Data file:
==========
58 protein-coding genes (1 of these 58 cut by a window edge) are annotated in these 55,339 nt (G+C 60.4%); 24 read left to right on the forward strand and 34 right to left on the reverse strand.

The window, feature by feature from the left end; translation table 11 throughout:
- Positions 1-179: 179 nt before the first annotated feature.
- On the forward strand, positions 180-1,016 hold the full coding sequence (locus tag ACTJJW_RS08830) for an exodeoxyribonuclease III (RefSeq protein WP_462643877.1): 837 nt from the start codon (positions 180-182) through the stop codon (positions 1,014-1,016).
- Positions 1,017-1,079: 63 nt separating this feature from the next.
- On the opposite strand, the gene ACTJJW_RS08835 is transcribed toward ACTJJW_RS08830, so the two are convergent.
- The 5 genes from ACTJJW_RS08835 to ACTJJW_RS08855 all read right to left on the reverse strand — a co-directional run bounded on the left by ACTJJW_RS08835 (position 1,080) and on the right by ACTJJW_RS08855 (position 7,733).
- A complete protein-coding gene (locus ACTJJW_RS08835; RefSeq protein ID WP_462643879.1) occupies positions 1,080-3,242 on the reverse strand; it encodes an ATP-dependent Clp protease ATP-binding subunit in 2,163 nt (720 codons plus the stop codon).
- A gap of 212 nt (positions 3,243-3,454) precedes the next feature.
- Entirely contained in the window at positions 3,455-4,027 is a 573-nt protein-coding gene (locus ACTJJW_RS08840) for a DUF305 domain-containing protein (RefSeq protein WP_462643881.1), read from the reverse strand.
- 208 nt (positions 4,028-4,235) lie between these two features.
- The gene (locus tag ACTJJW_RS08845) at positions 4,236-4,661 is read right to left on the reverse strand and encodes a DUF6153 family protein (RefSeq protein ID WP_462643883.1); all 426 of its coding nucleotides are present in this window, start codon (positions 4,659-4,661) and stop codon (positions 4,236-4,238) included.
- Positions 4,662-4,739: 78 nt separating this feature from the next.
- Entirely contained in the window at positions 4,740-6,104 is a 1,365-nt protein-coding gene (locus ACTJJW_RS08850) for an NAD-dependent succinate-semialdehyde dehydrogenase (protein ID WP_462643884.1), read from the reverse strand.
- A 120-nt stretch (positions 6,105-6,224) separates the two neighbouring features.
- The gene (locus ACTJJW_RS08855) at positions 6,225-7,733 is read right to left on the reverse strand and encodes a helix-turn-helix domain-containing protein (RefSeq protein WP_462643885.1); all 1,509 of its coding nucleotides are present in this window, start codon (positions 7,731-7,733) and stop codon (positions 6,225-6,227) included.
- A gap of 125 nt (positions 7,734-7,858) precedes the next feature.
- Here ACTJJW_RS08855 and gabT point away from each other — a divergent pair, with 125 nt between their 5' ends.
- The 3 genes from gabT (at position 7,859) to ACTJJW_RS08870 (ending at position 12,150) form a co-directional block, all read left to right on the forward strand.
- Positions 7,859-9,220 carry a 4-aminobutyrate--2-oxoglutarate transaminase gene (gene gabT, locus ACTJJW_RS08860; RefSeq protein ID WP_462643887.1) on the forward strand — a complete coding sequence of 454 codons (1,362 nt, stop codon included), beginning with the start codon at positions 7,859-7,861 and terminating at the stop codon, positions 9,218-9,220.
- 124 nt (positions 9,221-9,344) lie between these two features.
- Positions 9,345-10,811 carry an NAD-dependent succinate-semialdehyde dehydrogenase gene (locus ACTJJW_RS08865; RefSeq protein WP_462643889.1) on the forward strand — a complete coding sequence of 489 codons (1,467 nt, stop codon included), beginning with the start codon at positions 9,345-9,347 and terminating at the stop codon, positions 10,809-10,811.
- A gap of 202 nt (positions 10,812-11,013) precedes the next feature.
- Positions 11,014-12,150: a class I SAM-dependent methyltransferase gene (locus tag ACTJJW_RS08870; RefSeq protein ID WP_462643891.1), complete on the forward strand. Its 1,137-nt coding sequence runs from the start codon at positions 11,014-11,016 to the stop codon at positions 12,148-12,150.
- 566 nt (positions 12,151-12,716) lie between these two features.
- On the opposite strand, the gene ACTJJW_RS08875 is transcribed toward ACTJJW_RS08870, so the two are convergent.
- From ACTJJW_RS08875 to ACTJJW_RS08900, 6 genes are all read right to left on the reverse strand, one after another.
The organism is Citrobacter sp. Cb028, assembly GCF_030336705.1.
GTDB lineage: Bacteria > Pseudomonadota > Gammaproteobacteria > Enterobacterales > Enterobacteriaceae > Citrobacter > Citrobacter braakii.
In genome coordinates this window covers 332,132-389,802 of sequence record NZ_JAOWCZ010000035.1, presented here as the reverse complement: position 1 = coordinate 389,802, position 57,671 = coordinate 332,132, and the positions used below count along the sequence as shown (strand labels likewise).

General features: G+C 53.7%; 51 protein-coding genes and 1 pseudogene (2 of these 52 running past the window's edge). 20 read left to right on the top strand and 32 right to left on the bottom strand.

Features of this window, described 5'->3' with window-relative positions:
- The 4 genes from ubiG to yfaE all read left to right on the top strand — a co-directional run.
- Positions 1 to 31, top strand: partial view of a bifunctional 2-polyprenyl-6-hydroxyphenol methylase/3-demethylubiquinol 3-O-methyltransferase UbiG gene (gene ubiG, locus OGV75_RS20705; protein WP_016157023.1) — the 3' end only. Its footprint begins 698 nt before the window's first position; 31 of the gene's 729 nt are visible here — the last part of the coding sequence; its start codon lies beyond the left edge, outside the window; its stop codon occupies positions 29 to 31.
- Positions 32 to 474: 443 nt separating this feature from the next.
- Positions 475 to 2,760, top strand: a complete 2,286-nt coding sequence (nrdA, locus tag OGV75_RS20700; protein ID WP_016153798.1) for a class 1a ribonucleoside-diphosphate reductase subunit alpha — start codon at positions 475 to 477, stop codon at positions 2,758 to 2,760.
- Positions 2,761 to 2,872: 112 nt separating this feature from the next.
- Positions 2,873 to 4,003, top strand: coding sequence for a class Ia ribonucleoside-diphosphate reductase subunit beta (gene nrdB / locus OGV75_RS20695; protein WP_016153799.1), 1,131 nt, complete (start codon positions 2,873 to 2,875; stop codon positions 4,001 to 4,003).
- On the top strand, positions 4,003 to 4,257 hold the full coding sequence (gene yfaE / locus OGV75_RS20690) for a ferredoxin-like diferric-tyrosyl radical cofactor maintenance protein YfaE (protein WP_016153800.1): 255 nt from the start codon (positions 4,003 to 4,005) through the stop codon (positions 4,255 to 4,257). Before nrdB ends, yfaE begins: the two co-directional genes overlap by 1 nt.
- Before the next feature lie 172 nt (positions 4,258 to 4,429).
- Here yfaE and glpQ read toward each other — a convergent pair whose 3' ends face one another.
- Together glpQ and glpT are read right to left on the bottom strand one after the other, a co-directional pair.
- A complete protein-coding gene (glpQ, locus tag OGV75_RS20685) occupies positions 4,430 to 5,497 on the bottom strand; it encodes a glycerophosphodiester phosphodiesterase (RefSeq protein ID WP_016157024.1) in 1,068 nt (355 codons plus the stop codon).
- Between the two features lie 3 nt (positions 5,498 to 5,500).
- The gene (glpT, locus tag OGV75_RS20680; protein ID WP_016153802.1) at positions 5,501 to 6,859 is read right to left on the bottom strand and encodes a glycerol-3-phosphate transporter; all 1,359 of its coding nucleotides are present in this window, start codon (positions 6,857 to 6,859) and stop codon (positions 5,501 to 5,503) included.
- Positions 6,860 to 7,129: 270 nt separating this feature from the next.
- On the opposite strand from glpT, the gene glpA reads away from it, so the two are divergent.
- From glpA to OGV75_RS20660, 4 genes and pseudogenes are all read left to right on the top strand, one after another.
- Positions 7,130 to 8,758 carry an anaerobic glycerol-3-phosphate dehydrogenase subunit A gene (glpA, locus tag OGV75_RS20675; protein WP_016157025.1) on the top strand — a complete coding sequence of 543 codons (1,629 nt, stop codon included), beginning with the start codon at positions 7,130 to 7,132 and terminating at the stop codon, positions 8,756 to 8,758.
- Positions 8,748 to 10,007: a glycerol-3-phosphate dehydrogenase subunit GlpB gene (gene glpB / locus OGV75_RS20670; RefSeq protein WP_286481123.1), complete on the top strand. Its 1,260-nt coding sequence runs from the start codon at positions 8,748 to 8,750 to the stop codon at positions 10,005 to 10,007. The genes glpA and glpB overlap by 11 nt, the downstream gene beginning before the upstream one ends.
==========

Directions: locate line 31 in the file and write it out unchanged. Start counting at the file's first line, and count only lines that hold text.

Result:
General features: G+C 53.7%; 51 protein-coding genes and 1 pseudogene (2 of these 52 running past the window's edge). 20 read left to right on the top strand and 32 right to left on the bottom strand.